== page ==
Cosmopolis (Canada/France/Italy/Portugal, 2012)

cosmopolis-poster2Directed by: David Cronenberg. I made a point of reading the book before seeing the movie for a change (it’s so damn short, there’s really no excuse), and upon doing so, I’m not sure this makes a good movie. I’m not sure that these little vignettes, this guy’s inscrutable characterization, that flat, affectless tone through that terse, Hemingway-via-William Gibson dialogue sounds so distant as to nearly destroy any semblance of traditional audience identification. I definitely appreciate how bizarre this story comes across as a film, and as I learned that, contrary to my assumption that this was another major Hollywood Cronenberg vehicle (packed with a major A-list hearthrob no less), this was actually nothing but a good old Canadian art film funded by scrounging together grants from various European art-film funding bodies, this film scored some definite points in my book. In this sense, this is a return to the familiar Cronenberg who clawed his way into legitimacy via the Canadian pulp horror sci-fi underground, but I’m also interested in seeing how this film adds to the ongoing chain of increasingly bizarre and even more subtly uncanny Cronenberg films of the modern era (the last 15 years or so). With this film, he’s carrying on his method of flat, strangely explicit but utterly restrained physical violence, which has been getting more and more restrained from A History of Violence onwards. This pairing with DeLillo’s source material is perhaps perfect for this aspect of Cronenberg’s film vocabulary. As always, the ambiguity and subjective imagination-work of the source text is overexposed and altered by the inherently more detached and relatively objective distance of the cinematic apparatus, but in the gaze of Cronenberg’s camera, this film looks especially stark and naked. This story is a great fit for Cronenberg, giving him a real take-off point for his natural knack for alienating framing/editing and a look of unreal flatness. And in a way, that surreal flatness really compliments the tone of the novel, the jarring alienation of the sexual passages in the novel coming across as even more jarring and alienating when presented onscreen. The juxtaposition of the sweaty animal-ness of the human bodies onscreen with the blatant digital unreality of the green-screened background really unsettles the whole thing. The fact that the majority of the film is set in this one unreal setting—the limousine interior (a fully enclosed film set where the actors can’t even see Cronenberg) shot against a green-screened background (actual source footage from NY streets)—makes the entire thing inherently claustrophobic, and the close quarters naturally produce very tight camera angles. The whole thing is so damn intimate and so damn alienating at the same damn time, and that’s where this film, to the extent that it’s a really striking film, is a really striking film. To another extent though, I think it kind of fails for the familiar reasons. The protagonist’s inner monologue, perhaps more than in most novels, really informs a great deal of the external action, and the fact that these actions just seem flat and hollow and meaningless (if that’s a negative thing at all) can basically be traced to the way that Cronenberg wrote the script. He took the approach that I was going to take for a Catcher in the Rye script many years ago (if I had actually followed through and wrote the damn thing {And I know the world mourns each day I don’t write my amateur Catcher in the Rye film script}), wherein he starts by simply transcribing the external actions and dialogue and then just leaves it at that. It’s a really interesting idea, and it captures a lot of the alienation that usually is so appealing to me, and still is, but as a regular viewer, I’m still not sure it works. This film really confronts me with my conflicting opinions on the primacy of the artist’s impulse and free reign to create versus the needs of the audience and the ultimate “purpose” of the art, of the visceral enjoyment factor in a film viewer. That this conflict is so strongly present in the film probably accounts for how poorly it did critically and commercially. But it’s still probably the best thing Robert Pattinson will ever do.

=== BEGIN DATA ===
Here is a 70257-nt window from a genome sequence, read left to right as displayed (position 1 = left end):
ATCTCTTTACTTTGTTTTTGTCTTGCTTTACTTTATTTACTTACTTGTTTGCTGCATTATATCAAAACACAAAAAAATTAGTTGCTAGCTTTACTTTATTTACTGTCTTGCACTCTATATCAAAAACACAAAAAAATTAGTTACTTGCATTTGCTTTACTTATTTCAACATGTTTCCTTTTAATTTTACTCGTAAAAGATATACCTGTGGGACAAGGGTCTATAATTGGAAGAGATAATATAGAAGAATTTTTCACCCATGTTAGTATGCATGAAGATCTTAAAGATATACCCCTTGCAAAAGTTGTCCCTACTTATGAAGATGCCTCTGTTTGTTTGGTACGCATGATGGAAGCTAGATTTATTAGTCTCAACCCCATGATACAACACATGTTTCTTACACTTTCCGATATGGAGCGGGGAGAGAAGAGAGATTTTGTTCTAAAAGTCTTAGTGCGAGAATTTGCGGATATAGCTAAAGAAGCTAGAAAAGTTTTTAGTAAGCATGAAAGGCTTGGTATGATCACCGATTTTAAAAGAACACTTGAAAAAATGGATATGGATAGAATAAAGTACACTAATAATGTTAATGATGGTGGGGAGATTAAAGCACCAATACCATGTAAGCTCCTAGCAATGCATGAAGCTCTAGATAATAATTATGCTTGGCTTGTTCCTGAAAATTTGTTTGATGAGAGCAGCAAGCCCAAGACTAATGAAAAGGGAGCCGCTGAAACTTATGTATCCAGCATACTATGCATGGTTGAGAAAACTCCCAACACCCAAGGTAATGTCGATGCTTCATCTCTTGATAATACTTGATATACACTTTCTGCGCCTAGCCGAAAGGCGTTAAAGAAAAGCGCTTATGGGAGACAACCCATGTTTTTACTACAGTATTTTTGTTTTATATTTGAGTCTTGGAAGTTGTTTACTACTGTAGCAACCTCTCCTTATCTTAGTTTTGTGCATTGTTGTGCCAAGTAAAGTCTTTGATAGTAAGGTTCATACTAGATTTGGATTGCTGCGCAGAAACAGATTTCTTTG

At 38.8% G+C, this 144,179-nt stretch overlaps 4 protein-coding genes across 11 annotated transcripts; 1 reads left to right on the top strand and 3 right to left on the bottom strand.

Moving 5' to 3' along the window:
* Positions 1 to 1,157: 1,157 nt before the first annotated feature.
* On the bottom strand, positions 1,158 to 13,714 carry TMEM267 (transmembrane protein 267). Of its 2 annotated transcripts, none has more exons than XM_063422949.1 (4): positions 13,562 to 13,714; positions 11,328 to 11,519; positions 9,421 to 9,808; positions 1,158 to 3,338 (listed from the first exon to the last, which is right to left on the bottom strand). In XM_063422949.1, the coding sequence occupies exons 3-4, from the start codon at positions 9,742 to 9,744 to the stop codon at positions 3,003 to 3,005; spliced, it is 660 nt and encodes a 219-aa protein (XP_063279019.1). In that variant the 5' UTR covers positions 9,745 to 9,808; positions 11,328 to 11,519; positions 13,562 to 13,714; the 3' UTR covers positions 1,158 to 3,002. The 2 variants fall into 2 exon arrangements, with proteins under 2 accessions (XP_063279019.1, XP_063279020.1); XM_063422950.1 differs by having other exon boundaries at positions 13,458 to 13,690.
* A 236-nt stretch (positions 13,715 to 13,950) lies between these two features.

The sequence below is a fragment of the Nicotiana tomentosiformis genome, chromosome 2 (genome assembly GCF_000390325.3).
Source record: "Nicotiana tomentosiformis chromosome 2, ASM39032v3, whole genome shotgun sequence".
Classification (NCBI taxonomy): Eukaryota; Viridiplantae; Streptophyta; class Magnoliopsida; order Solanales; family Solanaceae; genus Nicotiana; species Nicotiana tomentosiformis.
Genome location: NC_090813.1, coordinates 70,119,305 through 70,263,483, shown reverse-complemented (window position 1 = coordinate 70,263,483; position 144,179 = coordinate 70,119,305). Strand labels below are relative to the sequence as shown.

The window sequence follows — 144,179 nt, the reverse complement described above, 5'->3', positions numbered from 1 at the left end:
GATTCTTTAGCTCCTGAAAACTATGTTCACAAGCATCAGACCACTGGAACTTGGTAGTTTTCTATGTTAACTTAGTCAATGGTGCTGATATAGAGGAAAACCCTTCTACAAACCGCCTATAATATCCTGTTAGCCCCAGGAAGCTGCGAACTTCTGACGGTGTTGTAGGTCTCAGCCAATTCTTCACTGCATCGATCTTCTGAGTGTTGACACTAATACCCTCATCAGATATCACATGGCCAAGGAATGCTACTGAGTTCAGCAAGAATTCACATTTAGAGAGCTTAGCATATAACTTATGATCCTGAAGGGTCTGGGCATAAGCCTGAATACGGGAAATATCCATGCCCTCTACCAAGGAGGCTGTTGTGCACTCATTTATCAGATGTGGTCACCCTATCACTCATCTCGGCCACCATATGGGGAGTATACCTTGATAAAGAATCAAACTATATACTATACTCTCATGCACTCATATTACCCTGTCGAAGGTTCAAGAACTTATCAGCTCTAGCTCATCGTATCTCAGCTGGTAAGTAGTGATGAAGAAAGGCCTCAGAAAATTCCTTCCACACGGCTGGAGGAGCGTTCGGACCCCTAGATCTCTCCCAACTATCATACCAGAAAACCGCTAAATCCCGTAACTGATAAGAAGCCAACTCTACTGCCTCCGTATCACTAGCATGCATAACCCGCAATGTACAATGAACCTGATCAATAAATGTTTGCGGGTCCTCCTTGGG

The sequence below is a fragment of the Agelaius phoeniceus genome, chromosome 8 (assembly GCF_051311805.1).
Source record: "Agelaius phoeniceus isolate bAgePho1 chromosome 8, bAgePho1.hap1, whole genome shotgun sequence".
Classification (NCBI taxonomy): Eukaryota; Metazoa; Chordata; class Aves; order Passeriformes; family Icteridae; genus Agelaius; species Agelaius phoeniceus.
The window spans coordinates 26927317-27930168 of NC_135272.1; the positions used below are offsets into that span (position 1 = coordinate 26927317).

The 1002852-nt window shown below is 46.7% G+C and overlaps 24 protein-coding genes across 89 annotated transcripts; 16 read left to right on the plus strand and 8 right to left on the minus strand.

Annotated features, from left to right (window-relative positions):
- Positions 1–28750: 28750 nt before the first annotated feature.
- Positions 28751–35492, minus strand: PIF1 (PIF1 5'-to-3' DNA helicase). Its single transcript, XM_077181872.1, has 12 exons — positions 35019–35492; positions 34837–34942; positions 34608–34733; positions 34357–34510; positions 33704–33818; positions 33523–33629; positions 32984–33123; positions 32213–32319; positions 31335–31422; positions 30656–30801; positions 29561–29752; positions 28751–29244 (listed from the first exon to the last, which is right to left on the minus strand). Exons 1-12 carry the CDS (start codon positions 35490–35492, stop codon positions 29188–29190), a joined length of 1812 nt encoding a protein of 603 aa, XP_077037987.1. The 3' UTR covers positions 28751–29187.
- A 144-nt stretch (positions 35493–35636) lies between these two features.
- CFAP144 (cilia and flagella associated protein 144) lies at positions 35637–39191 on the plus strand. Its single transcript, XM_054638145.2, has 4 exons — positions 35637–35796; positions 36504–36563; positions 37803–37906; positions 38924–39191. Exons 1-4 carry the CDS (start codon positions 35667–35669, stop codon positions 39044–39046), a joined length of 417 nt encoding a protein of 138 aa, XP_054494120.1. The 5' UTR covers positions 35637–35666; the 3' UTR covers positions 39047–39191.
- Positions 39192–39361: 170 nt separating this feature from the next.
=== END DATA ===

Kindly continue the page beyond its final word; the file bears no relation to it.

Advertisements

4 responses to “Cosmopolis (Canada/France/Italy/Portugal, 2012)

  1. Pingback: List of Judgements, Anno Domini 2013 | Offhand Reviews·

  2. Pingback: The Rover (Australia, 2014) | Offhand Reviews·

  3. Pingback: Oldboy (USA, 2013) | Offhand Reviews·

  4. Pingback: High Rise (UK, 2016) | Offhand Reviews·

Leave a Reply

Fill in your details below or click an icon to log in:

WordPress.com Logo

You are commenting using your WordPress.com account. Log Out / Change )

Twitter picture

You are commenting using your Twitter account. Log Out / Change )

Facebook photo

You are commenting using your Facebook account. Log Out / Change )

Google+ photo

You are commenting using your Google+ account. Log Out / Change )

Connecting to %s